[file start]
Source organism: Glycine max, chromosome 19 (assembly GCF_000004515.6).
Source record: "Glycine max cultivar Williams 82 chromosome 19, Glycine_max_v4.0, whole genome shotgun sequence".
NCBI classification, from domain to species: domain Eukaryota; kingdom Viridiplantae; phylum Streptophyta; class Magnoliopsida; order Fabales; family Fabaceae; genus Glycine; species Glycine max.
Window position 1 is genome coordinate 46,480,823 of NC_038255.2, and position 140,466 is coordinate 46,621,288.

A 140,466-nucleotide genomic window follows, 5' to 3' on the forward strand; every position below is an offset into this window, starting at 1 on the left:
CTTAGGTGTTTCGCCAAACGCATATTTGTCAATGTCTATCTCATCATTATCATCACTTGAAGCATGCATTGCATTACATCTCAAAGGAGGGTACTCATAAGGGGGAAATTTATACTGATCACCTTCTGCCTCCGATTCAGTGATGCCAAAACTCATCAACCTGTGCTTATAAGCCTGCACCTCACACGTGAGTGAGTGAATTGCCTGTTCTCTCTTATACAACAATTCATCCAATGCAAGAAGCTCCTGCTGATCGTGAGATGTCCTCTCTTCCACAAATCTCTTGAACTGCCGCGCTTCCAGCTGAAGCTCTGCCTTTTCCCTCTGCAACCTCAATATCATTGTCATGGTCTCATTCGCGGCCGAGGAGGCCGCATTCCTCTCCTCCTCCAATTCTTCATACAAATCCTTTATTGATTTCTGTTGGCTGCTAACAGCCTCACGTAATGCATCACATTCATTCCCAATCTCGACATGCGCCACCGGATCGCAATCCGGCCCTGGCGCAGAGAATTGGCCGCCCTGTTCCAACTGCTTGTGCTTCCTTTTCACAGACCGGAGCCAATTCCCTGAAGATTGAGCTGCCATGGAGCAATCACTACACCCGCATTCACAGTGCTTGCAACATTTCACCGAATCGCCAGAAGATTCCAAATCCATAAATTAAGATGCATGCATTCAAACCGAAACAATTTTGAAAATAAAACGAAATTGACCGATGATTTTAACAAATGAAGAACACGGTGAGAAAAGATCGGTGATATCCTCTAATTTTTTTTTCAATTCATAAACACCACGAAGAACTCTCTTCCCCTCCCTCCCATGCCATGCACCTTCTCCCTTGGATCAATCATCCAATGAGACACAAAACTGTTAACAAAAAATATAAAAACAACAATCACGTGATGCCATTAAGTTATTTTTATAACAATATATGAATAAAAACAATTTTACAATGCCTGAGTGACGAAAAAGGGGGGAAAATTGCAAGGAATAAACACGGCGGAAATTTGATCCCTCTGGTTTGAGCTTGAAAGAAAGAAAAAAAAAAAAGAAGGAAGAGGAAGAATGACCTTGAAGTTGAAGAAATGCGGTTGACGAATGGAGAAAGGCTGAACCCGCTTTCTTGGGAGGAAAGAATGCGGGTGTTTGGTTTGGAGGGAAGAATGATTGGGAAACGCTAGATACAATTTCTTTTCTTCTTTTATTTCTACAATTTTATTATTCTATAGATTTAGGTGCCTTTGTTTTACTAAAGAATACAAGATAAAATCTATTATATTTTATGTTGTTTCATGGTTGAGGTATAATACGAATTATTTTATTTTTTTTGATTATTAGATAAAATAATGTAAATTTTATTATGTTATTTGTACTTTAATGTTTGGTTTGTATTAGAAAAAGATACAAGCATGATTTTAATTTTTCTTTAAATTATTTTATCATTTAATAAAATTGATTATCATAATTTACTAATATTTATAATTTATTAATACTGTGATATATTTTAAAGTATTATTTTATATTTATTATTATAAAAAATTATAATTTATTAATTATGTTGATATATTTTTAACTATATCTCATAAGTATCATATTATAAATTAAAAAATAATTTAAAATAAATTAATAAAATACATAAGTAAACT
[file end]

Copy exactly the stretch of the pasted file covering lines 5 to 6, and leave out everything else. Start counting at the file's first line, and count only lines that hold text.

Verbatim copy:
A 140,466-nucleotide genomic window follows, 5' to 3' on the forward strand; every position below is an offset into this window, starting at 1 on the left:
CTTAGGTGTTTCGCCAAACGCATATTTGTCAATGTCTATCTCATCATTATCATCACTTGAAGCATGCATTGCATTACATCTCAAAGGAGGGTACTCATAAGGGGGAAATTTATACTGATCACCTTCTGCCTCCGATTCAGTGATGCCAAAACTCATCAACCTGTGCTTATAAGCCTGCACCTCACACGTGAGTGAGTGAATTGCCTGTTCTCTCTTATACAACAATTCATCCAATGCAAGAAGCTCCTGCTGATCGTGAGATGTCCTCTCTTCCACAAATCTCTTGAACTGCCGCGCTTCCAGCTGAAGCTCTGCCTTTTCCCTCTGCAACCTCAATATCATTGTCATGGTCTCATTCGCGGCCGAGGAGGCCGCATTCCTCTCCTCCTCCAATTCTTCATACAAATCCTTTATTGATTTCTGTTGGCTGCTAACAGCCTCACGTAATGCATCACATTCATTCCCAATCTCGACATGCGCCACCGGATCGCAATCCGGCCCTGGCGCAGAGAATTGGCCGCCCTGTTCCAACTGCTTGTGCTTCCTTTTCACAGACCGGAGCCAATTCCCTGAAGATTGAGCTGCCATGGAGCAATCACTACACCCGCATTCACAGTGCTTGCAACATTTCACCGAATCGCCAGAAGATTCCAAATCCATAAATTAAGATGCATGCATTCAAACCGAAACAATTTTGAAAATAAAACGAAATTGACCGATGATTTTAACAAATGAAGAACACGGTGAGAAAAGATCGGTGATATCCTCTAATTTTTTTTTCAATTCATAAACACCACGAAGAACTCTCTTCCCCTCCCTCCCATGCCATGCACCTTCTCCCTTGGATCAATCATCCAATGAGACACAAAACTGTTAACAAAAAATATAAAAACAACAATCACGTGATGCCATTAAGTTATTTTTATAACAATATATGAATAAAAACAATTTTACAATGCCTGAGTGACGAAAAAGGGGGGAAAATTGCAAGGAATAAACACGGCGGAAATTTGATCCCTCTGGTTTGAGCTTGAAAGAAAGAAAAAAAAAAAAGAAGGAAGAGGAAGAATGACCTTGAAGTTGAAGAAATGCGGTTGACGAATGGAGAAAGGCTGAACCCGCTTTCTTGGGAGGAAAGAATGCGGGTGTTTGGTTTGGAGGGAAGAATGATTGGGAAACGCTAGATACAATTTCTTTTCTTCTTTTATTTCTACAATTTTATTATTCTATAGATTTAGGTGCCTTTGTTTTACTAAAGAATACAAGATAAAATCTATTATATTTTATGTTGTTTCATGGTTGAGGTATAATACGAATTATTTTATTTTTTTTGATTATTAGATAAAATAATGTAAATTTTATTATGTTATTTGTACTTTAATGTTTGGTTTGTATTAGAAAAAGATACAAGCATGATTTTAATTTTTCTTTAAATTATTTTATCATTTAATAAAATTGATTATCATAATTTACTAATATTTATAATTTATTAATACTGTGATATATTTTAAAGTATTATTTTATATTTATTATTATAAAAAATTATAATTTATTAATTATGTTGATATATTTTTAACTATATCTCATAAGTATCATATTATAAATTAAAAAATAATTTAAAATAAATTAATAAAATACATAAGTAAACT